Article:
MinION (Oxford Nanopore)

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Entirely unique sequencing method, where the flowcell is inserted into a USB container, and from there, plugged into a computer. Its creator, Oxford Nanopore Technologies (ONT for short) is a commercial company.

Remarkable due to its size when it was first announced at the "Advances in Genome Biology and Technology" in 2012 by Clive G. Brown (CEO of ONT) and it grabbed all the headlines. However, ONT has consistently overpromised on its capabilities (the MinION was oly aviilable two years later), though this is entirely normal for a commercial company which seeks investors early. Though early improvements were slow, sometimes not providing enough data for genome assembly [1], during 2016 the technology seemed to be reaching a certain maturity both due to key improvements and successful trials of the technology presented by the Ebola outbreak and the Zika virus projects.

Due to its small size in comparison with Illumina, IonTorrent and PacBio, this sequencing tool is eminently suited to field work.



Reputed advantages

  • flowcell pores good for several runs, until they die out, which can be in the order of 48 hours.
  • Reads an be quite long ... 100kb is possible.



  • Computer, usually a laptop, needs to be continually connected to internet, and to be in high workload mode (no economy nor sleep mode allowed).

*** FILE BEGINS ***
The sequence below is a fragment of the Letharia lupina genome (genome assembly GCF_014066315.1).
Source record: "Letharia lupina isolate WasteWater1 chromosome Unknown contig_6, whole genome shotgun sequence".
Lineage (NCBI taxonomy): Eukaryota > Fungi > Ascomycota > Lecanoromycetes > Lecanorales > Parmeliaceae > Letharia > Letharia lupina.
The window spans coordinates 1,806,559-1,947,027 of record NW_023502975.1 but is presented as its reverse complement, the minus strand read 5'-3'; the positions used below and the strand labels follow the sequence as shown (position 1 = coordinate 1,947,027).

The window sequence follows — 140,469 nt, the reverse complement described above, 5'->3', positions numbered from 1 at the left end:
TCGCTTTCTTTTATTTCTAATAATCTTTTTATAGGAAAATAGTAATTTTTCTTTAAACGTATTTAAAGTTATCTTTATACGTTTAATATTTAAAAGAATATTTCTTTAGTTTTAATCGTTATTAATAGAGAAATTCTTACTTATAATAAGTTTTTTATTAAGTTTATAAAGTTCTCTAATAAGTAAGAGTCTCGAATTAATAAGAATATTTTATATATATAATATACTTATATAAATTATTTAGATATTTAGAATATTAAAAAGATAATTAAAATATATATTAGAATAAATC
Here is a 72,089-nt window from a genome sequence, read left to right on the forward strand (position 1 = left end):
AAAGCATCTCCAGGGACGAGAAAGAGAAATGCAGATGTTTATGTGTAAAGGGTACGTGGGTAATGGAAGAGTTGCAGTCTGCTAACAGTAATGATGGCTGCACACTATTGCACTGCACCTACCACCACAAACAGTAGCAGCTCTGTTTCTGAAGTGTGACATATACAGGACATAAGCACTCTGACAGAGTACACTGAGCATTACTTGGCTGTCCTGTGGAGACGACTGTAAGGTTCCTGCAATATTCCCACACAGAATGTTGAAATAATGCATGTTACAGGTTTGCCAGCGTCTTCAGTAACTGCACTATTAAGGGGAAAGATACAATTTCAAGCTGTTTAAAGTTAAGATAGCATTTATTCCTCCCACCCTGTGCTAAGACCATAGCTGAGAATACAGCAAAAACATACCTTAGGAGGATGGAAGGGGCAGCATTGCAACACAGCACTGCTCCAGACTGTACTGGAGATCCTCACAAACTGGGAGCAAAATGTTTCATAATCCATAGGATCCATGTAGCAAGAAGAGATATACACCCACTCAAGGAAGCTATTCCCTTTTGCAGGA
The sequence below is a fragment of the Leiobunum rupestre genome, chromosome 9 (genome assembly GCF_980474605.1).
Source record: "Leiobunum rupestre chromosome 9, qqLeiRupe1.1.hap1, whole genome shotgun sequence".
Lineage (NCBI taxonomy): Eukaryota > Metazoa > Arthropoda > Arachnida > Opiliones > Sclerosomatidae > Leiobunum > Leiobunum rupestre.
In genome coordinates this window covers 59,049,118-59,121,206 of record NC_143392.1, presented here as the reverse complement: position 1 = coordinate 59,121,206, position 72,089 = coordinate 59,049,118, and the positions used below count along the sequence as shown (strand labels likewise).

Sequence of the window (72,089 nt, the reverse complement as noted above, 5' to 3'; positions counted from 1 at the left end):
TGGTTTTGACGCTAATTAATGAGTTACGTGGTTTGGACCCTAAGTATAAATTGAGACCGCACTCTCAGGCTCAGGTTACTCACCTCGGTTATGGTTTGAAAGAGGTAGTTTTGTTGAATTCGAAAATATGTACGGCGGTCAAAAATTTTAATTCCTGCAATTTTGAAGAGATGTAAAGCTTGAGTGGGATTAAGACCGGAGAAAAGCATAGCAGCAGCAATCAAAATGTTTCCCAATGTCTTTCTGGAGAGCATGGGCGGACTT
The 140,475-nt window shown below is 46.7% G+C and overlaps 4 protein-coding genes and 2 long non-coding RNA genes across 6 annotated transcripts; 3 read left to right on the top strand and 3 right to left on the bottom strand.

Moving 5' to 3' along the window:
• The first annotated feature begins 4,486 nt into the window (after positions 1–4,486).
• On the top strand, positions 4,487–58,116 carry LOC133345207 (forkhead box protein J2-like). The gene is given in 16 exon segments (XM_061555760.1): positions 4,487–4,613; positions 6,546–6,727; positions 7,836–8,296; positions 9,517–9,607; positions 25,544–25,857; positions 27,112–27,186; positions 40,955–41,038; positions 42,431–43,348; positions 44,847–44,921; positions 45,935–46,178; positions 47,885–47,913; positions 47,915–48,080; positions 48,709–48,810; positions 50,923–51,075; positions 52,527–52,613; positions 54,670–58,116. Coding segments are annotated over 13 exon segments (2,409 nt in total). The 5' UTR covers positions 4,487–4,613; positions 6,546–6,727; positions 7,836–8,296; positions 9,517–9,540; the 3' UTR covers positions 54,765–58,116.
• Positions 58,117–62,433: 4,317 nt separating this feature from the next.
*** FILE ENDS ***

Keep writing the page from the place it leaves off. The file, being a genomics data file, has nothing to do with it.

• accuracy at least an order of magnitude worse than Illumina (~90% vs >99%)
  • Probably more expensive than Illumina on a per-base basis, although there is no service contract involved as one might expect from Illumina. Low cost of Illumina cost is largely down to economies of scale.


  • 1D, which means single-strand reading, is the most common and mature of MinION's modes.
  • 2D, where both strands are read, one after the other, is possible, and allows much better accuracy, but is more demanding and more prone to errors.
  • DNA prep about 2 hours, but a "rapid kit" exists which makes 10 minutes possible. For 1D 15 minutes is also doable.


Broad Explanation of pore base-calling method

  • DNA passes through the pore: changes in ionic current detected
  • These changes caused by differences in the shifting nucleotide sequences occupying the pore.
  • Changes segmented as discrete events that have an associated duration, mean amplitude, and variance.
  • Sequence of events interpreted computationally as a sequence of 3–6 nucleotide long kmers (‘words’) using graphical models.
  • Information from template and complement reads is combined to produce a high-quality ‘2D read’, using a pairwise alignment of the event sequences.

More detail can be found here [2]

Developments during 2016

At the beginning of 2016, udring a regular run, MinION could:

  • Process 500Mb of DNA from a flow-cell
  • Each pore could read 70 bases/second
  • Accuracy still low at 70-80%

Major steps were made to improve this:

  • Pore technology moved from R7 (had patent conflict problems with Illumina) to R9 (better throughput, higher accuracy).
  • R9 itself is continuously being incrementally improved. First version: 270bps, 85% 1D identity (95% 2D identityt)
  • As of Jan 2017 it was at version R9.4 capable of 450bps at 1D with 90% identity.